Thursday 8 October 2015

Galileo's Middle Finger - Part Two

This is the second of my articles discussing the book Galileo's Middle Finger, by Alice Dreger. If you haven't already, it makes sense to start reading at Part One, which discusses intersex individuals.
Dreger: When people ask me how transgender is different from intersex, I usually start by saying that that intersex and transgender people have historically suffered from the opposite problems for the same reason. Whereas intersex people have historically been subjected to sex "normalizing" hormones and surgeries they have not wanted, transgender people have had a hard time getting the sex-change hormones and surgeries they have wanted. Both problems arise from a single cause: a heterosexist medical establishment determined to retain control over who gets to be what sex.
Manly: legs
Here she is, shortly into chapter 2, Rabbit Holes, and characteristically getting right down to the nub of the issue. (For my own, similar take on intersex vs transgender, I refer you to this post, though you might need to scroll down a bit).
Dreger: In the great majority of cases, medical scans won't detect any intersex feature in a transgendered person's body. Nevertheless, many people believe that transgender must be a special form of intersex involving the brain.
This fits with my comment that some transgender individuals look to the existence of intersex individuals to provide justification for their behaviour.
Dreger: Although there is very little science to support it, this has become the most popular explanation of transgender, probably in part because it is the easiest one for uptight heterosexuals to accept. (...) In practice, this story of transgender can function as a kind of get-out-of-male free card for men who seek to become women anatomically. When that card is played, the comforting narrative of "true selves" is preserved.
And there are scientific papers (such as this one) which seek to demonstrate anatomical differences in the brains of trans people. Though mostly their brains are very similar, some studies purport to demonstrate subtle differences in tiny regions of the brain (for example, some regions in MtF transsexuals are less like men and more like women). Most of these studies have small numbers of non-randomised participants, and even if these findings are robust (and I am nowhere near convinced that they are), correlation is not causation.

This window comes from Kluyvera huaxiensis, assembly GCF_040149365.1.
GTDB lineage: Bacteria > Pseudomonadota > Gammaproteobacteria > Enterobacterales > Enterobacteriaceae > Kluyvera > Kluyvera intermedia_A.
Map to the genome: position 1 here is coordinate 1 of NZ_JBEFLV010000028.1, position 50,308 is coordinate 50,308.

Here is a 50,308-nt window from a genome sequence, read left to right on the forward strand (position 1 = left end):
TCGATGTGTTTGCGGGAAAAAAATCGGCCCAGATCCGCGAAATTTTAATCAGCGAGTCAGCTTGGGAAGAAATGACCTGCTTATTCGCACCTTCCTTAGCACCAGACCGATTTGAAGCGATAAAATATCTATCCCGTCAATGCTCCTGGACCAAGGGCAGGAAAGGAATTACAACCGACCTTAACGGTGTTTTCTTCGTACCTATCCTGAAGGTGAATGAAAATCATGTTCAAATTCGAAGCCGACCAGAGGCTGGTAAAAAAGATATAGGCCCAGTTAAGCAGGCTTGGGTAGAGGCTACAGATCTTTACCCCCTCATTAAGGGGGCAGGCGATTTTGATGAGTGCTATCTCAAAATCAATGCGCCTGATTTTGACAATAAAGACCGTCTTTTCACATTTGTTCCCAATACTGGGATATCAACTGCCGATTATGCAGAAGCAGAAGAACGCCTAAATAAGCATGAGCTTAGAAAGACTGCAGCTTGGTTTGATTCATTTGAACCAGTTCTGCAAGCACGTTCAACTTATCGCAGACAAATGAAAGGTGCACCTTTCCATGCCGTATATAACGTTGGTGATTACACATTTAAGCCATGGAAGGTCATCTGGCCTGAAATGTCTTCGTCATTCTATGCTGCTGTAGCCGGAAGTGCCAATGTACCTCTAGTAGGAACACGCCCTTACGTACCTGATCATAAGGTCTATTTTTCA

Science may indeed unlock some of these puzzles in time, but the only thing I am convinced of is that the science is pretty unconvincing so far.

Controversial: Bailey
It's at this point in the narrative that Dreger introduces Professor J. Michael Bailey, the author of the controversial work The Man Who Would Be Queen: The Science of Gender-Bending and Transsexualism, published in 2003. Bailey drew on the work of Ray Blanchard, and is therefore supportive of the autogynephilia model, to which I subscribe, as you probably already know. See here for a fuller discussion of this model. In that link, I also discuss how the autogynephilia model makes me feel uncomfortable about myself, because it insists the root of my crossdressing is in sexual desire.

Dreger points out that the French translation of autogynephilia is amour de soi en femme (love of oneself as a woman) which is a much nicer expression.

But where I feel uncomfortable about the autogynephilia model, a lot of people felt a lot worse.
Dreger: Before Bailey, many trans advocates had spent a long time working to desexualize and depathologize their public representations in an effort to reduce stigma, improve access to care, and establish basic human rights for trans people. (...) This is similar to how gay rights advocates have desexualized homosexuality in the quest for marriage rights, portraying themselves in living rooms and kitchens instead of bedrooms, in order to calm fearful heterosexuals.

Indeed, a few retrograde clinicians, like Paul McHugh, a psychiatrist at the Johns Hopkins School of Medicine, still actively use the idea that male-to-female transgender is really about perverted sexuality and mental illness to argue against access to sex-transitional hormones and surgeries.